Rates on 30-year fixed-rate mortgages, the most popular type of home loan, jumped over the past week, according to two separate surveys. 30-year fixed-rate mortgage (FRM) averaged 3.87 percent with an average 0.6 point for the week ending November 5, 2015, up from last week when it averaged 3.76 percent.
Average fixed rates for two, three and five year mortgages are now at their lowest level since 2012, despite the prospect of a rise in interest rates next year.
The average contract interest rate for 15-year fixed-rate mortgages increased to 3.24 percent from 3.22 percent, with points decreasing to 0.37 from 0.44 (including the origination fee) for 80 percent LTV loans.
Fed Chair Janet Yellen on Wednesday echoed the statement in comments she made before Congress, calling a hike in December “a live possibility”.”We had expected to see a slight lift in demand for fixed rate products last month, after all of the majors decided to increase the interest rates on their suite of variable owner occupied and investor products”, he said.
“Our figures show that more and more of our customers are taking advantage of record low interest rates”. But consider if the borrower was able to instead invest that $12.53 in monthly savings in the S&P 500 for the next 30 years.
Interest rates are set to rise in February after six years at 0.5%, according to a think-tank.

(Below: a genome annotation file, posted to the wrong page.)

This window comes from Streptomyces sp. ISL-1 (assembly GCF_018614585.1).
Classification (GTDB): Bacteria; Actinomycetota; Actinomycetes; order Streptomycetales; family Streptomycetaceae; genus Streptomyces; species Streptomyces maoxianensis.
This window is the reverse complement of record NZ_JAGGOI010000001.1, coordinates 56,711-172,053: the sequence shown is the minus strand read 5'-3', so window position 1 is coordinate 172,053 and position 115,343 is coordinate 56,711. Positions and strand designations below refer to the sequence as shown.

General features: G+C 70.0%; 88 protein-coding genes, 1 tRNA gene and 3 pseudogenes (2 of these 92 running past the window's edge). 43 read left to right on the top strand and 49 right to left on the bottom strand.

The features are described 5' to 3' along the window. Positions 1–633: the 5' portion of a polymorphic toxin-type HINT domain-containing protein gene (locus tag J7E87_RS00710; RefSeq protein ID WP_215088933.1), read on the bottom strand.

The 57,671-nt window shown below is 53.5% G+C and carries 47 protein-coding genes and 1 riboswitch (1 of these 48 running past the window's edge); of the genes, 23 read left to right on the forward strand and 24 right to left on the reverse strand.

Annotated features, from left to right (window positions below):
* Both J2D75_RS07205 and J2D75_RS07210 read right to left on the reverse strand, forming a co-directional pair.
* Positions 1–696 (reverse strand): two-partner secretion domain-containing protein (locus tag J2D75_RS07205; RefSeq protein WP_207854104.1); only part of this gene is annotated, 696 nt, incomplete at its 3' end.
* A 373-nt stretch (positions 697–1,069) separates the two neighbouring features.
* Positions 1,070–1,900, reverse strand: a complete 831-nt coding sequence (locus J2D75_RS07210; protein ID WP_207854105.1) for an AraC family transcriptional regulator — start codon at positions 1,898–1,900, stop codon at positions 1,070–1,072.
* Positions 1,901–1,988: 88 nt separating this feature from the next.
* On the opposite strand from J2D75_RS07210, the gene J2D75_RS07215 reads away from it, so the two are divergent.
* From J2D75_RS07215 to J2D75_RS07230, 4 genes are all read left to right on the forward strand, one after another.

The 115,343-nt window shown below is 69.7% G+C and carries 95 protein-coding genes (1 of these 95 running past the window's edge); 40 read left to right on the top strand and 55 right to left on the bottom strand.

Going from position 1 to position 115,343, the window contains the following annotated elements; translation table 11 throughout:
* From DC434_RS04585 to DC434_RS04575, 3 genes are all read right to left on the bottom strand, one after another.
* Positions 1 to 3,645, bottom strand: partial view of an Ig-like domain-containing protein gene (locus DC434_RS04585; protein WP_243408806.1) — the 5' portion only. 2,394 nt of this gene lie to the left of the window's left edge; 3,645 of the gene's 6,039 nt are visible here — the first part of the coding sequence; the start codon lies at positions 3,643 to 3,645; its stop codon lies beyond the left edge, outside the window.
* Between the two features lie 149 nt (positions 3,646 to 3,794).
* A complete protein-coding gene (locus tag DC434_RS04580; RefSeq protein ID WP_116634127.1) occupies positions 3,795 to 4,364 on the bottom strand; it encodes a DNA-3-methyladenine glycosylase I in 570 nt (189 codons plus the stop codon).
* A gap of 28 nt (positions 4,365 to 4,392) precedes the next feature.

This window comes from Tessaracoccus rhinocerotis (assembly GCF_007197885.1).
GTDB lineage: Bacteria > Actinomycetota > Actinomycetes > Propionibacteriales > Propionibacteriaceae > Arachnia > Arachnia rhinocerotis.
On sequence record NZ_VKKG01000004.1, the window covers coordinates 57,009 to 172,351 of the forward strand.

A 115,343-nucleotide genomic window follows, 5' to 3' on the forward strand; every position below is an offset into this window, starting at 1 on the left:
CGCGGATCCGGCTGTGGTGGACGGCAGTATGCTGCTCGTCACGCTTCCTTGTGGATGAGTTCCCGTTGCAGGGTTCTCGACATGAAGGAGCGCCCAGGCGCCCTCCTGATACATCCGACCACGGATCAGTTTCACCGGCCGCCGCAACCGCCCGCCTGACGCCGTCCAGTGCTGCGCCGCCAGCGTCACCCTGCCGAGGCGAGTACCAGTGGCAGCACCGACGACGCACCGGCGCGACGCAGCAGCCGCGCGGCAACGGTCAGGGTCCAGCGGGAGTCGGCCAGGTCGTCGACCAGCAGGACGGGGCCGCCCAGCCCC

The one-year ARM average increased to 2.62 percent with an average 0.2 point.
On an unadjusted basis, the composite index decreased by 1% week over week.
The FHA share of total applications decreased to 13.2 percent from 13.7 percent the week prior. Hybrid adjustable rate mortgages also rose.
Homebuyers, who haven’t yet locked in their rates can console themselves knowing that whatever they’ll be paying is still historically low – and well below Freddie Mac’s average of 8.46 percent dating back to 1971. At this time past year, the 1-year ARM averaged 2.45 percent.
“Treasury yields climbed around 20 basis points over the past week, capturing the market movement following last week’s Federal Open Market Committee [FOMC] meeting”, says Sean Becketti, chief economist for Freddie Mac, in a release. One point equals 1 percent of the loan amount.